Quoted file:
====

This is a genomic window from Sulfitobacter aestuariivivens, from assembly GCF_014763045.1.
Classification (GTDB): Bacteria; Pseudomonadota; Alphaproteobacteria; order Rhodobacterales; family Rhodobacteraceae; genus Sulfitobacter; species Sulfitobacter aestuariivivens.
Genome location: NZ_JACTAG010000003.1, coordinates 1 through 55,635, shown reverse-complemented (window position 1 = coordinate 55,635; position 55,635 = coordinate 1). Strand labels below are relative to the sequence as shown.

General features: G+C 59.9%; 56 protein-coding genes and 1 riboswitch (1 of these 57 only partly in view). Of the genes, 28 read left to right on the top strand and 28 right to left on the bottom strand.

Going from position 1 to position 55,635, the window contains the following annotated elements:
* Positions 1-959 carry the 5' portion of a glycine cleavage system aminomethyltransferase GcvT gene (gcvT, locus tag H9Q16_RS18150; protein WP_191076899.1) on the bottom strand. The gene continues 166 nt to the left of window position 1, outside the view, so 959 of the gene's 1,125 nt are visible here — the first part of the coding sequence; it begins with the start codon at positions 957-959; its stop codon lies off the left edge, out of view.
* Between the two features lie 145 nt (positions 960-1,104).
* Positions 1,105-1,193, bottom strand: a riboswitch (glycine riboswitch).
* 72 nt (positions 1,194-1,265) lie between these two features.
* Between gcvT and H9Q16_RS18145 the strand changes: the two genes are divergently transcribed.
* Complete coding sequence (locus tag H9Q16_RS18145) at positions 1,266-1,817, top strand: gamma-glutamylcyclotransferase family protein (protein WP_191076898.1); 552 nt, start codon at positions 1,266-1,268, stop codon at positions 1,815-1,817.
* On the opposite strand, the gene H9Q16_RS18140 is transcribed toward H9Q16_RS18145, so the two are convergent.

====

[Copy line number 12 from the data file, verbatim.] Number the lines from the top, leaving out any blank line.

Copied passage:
* On the opposite strand, the gene H9Q16_RS18140 is transcribed toward H9Q16_RS18145, so the two are convergent.